Letters to The Buteman

Send your letters to The Buteman to news@buteman.com by Monday at 5pm.
Send your letters to The Buteman to news@buteman.com by Monday at 5pm.

This week’s letters to The Buteman include thanks from the organisers of a charity fashion show, memories of the golden era of stage and screen, and the roll-out of superfast broadband on Bute.

Huge boost for dialysis unit

Sir, – Bute Kidney Patients Support Group would like to thank everyone who attended the Fashion Show on Friday, May 27.

It was a great evening with the sum of £784 raised for the dialysis unit campaign. Particular thanks go to Glens and their models, everyone who supported us with raffle prizes, Marion and Lodge Rothesay St John 292 and all the helpers – we couldn’t do it without you. – Yours, etc.,

W A McFarlane

Secretary of Kidney Patients Support Group

27 Marine Place, Rothesay

Memories of a golden era

Sir, – How nice it was to see a write up of two bastions of Scotland’s pantomime tradition, Stanley Baxter and Allan Stewart, in The Buteman (May 27, 2016).

I have had the privilege of working with them both of them during my career. Both are ultimate professionals, both are very funny and both are entertainers.

One very petty complaint that we used to get when Stanley’s TV shows were on regularly, was that Stanley did not do as many “take offs” as he did on television.

We were told by the complainers that they had watched Stanley open a door, go through it and appear as a very different character. When it was explained to them that, on television, the cameras stopped to allow him (Stanley) to get changed into the new character. The reply was usually along the lines of, “No they don’t, I’ve seen it with my own eyes”. They always agreed that this small niggle had not impinged on their enjoyment of that evening’s performance.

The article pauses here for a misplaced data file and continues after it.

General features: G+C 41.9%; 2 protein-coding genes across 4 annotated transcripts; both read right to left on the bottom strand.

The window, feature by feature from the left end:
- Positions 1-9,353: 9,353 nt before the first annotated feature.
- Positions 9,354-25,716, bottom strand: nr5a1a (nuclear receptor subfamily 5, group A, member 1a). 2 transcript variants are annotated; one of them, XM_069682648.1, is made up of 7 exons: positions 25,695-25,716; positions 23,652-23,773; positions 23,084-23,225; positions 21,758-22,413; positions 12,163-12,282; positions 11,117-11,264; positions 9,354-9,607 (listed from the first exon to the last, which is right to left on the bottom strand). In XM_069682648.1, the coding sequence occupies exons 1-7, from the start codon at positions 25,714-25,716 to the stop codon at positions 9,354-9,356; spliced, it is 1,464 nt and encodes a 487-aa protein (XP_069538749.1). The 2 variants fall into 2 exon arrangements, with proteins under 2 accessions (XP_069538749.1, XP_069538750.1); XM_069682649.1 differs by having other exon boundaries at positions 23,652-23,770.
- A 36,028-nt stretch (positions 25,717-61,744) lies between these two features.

Allan has performed in over 20 pantos in the Kings’ Theatre, Edinburgh, and now holds the record for the number of panto appearances in that venue.

Allan has always been a very versatile artiste with impressions, vocals and playing different musical instruments in his repertoire.

His usual character in panto is “Auntie May” as the dame, aided and abetted by his two long standing colleagues and friends, Grant Stott and Andy Gray (Chancer in the television series of “City Lights”!).

At every performance, all three get a rapturious welcome from their fans.

As far as I am aware, Stanley has never appeared professionally in Rothesay, although Allan has twice.

His first appearance was in the Winter Garden on a Sunday concert with Jack Radcliffe as top of the bill. This was on Sunday, July 29, 1962, and it was not until July 6, 1975, that he made his next appearance in the Pavilion, in a show entitled “A Night With Lena Zavaroni”.

I did not see this production but it must have been a variety fan’s dream with two of Scotland’s best loved and talented artistes on the same bill.

To add to the list of Scottish TV shows in the ’60s and ’70’s, I would add the iconic White Heather Club to those productions named in the write up. – Yours, etc.,

Iain Gillespie

37 East Princes Street, Rothesay

Roll-out on time and in budget

Sir, – In response to Michael Russell’s comments on the deployment of superfast broadband and quality of service from BT in Argyll and Bute, I wanted to provide an update to your readers.

BT is at the forefront of helping to deliver faster and better services to people in Argyll and Bute.

We know how important it is to maintain connections for rural communities and our engineers work hard, often in poor weather conditions, to keep our customers connected.